The Donkey Sanctuary dispatched a team to Barbuda to ensure the welfare of the island’s feral donkeys in the wake of Hurricane Irma, which risk hindering the rebuilding efforts by straying onto the local airport runway.
In the fourth part of his report from the island, Simon Pope, Rapid Response and Campaigns Manager at The Donkey Sanctuary reveals how the damage has affected donkeys and hears from locals caught up in the destruction.
Wednesday 4 October
“An inspection of the airport fence confirmed what we had guessed – not an inch of it was standing, having been comprehensively flattened by the storm. The fact that it was pretty flimsy and rusting hadn’t helped prolong its life, but it meant that donkeys and horses for miles around had been able to wander in and adopt the airport as their own private playground and restaurant.
As we were packing up to go, two friendly firemen drove up and introduced themselves. A small plane was about to land and they needed to check the runway for any debris that might have blown onto it. Not much of anything was working at the airport – the runway lights, which were tough, short columns set into the grass border, had all been ripped out of the ground. There were twisted pieces of metal, bits of roofs and planks with huge nails in them, as well as clothes, shoes and curtains. Just about everything had been scattered around the runway perimeter.
The runway itself was scarred and marked by the debris, although the potholes had been repaired temporarily. Five huge metal containers (the sort you see on ships) had been sitting beside the runway before Irma struck and now no-one could find them. We actually stumbled across one over half a mile away and it had only been stopped because it got wrapped round an obstinate tree.
The firemen were very aware of the donkey issue at the airport, but took it in their stride. Before each plane came in or took off, they drove round the runway in a car, the simple act of which scared the donkeys away. Neither the firemen nor the donkeys saw it as a big deal, although the former were quite interested in short term solutions to dissuade the donkeys and horses from congregating there. We talked about crow scarers and klaxons and they were very open to trying them out. Another good connection made.
We loaded up our equipment, and made our way back to the harbour. It wasn’t a long walk, but it took us to part of the town that seemed to have been most badly affected by the hurricane. A huge truck had been blown over on its side and into someone’s front garden. A herd of goats had taken over someone’s lounge and were variously sleeping on the sofa or absent-mindedly eating it. It was eerily quiet, broken only by the banging of loose tin roofs.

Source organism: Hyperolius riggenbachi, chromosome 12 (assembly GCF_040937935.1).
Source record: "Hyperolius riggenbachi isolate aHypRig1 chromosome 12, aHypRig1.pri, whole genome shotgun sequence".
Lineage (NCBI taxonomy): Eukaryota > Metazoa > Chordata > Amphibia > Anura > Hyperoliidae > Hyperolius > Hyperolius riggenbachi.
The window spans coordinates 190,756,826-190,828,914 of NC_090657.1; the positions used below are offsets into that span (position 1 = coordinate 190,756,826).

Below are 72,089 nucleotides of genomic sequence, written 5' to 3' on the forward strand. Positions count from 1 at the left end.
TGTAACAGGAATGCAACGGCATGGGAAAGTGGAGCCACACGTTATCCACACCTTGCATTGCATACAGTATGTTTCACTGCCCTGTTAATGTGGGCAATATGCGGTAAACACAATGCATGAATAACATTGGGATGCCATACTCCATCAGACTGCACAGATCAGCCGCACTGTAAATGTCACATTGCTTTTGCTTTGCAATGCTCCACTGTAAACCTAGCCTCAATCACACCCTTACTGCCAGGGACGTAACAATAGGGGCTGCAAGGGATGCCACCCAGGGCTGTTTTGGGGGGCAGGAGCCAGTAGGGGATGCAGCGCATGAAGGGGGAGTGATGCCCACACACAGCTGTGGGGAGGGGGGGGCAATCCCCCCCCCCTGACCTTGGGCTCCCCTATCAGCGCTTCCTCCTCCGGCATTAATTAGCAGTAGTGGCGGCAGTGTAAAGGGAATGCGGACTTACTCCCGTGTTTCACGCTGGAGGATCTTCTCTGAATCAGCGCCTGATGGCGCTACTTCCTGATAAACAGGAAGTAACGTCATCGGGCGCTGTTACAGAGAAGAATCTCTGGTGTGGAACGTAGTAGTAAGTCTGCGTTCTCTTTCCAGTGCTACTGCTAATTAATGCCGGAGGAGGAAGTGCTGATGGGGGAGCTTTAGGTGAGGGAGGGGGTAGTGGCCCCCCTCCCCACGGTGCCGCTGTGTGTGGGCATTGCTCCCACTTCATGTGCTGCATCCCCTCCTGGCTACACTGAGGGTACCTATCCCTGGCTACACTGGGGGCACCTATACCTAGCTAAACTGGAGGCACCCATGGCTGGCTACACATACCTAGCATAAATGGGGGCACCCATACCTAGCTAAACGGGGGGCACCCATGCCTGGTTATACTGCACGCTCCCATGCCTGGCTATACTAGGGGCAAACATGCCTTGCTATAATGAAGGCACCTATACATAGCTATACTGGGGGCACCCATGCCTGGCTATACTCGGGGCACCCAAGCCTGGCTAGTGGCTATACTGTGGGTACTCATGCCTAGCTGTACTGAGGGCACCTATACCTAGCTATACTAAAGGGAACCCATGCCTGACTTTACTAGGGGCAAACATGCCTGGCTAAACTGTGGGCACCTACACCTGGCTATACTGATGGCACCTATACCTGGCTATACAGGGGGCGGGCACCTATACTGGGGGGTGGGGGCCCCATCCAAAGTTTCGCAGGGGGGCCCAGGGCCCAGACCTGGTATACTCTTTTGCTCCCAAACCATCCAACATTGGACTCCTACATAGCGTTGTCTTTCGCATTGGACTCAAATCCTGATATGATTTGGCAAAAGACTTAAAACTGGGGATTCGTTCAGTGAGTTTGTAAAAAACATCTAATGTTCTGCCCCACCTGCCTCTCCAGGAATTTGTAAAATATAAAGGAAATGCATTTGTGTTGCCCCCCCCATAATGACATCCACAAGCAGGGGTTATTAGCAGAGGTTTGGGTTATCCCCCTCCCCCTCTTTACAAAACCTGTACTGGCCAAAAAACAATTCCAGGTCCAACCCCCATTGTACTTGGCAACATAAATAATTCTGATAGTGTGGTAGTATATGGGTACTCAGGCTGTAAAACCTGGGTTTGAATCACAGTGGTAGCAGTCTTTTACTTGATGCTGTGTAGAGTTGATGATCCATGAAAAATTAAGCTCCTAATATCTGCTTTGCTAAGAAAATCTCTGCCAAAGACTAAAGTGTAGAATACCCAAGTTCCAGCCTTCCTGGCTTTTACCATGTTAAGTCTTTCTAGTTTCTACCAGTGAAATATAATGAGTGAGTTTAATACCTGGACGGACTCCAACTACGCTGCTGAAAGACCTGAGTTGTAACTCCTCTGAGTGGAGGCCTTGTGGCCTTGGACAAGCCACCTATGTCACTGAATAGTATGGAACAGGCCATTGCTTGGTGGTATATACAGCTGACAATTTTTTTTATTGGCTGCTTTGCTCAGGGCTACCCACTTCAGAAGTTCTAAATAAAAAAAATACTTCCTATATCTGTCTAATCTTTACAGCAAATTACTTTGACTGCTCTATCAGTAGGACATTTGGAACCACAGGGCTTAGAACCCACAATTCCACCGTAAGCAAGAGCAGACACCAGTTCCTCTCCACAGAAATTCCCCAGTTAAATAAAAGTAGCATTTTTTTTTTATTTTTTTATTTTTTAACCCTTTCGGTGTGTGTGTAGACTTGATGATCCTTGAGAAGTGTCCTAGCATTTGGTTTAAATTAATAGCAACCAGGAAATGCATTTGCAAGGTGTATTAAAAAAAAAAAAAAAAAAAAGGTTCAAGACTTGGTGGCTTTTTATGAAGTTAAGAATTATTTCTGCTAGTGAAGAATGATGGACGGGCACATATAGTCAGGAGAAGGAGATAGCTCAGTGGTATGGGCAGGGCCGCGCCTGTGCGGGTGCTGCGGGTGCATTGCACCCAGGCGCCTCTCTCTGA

Out of every house spilled the private, personal things that made up the lives of their inhabitants and I felt uncomfortable looking at it, like some voyeuristic snoop. But it felt like I was looking at the end of the world as one of the few people still standing, an unnerving but utterly extraordinary feeling.
Very slowly, Barbudans are returning to their homes. The government lifted the evacuation order last week but people are trickling back, not flooding. They are a proud, resilient people, who see themselves as quite different from their neighbours in Antigua. A small group of them, congregated around some tables, called me over to say hello.
“We knew it was coming,” they said. “It took its time, and then it took off. You just can’t imagine what it was like. We were so scared. We’d been hiding under the sink in the kitchen, but once that went we just held onto each other because there was nothing else to hold onto.”
The hurricane was so powerful that some meteorologists say there should be a rethink on how storm levels are calculated. There are five categories of storm strength and Irma was a five. By way of comparison, the 1987 storm that caused such havoc in the UK had an average wind speed of 50 mph and gusts up to 115 mph. Irma meanwhile registered average 185mph winds with gusts of up to 225 mph.
So Irma has now raised the bar, so to speak, forcing the creation of two new categories above five. It just goes the show the sheer magnitude of what the island’s inhabitants were faced with and why we felt compelled to lend our support.”
If you would like to donate to help The Donkey Sanctuary support donkeys at times of crisis, please visit the JustGiving page.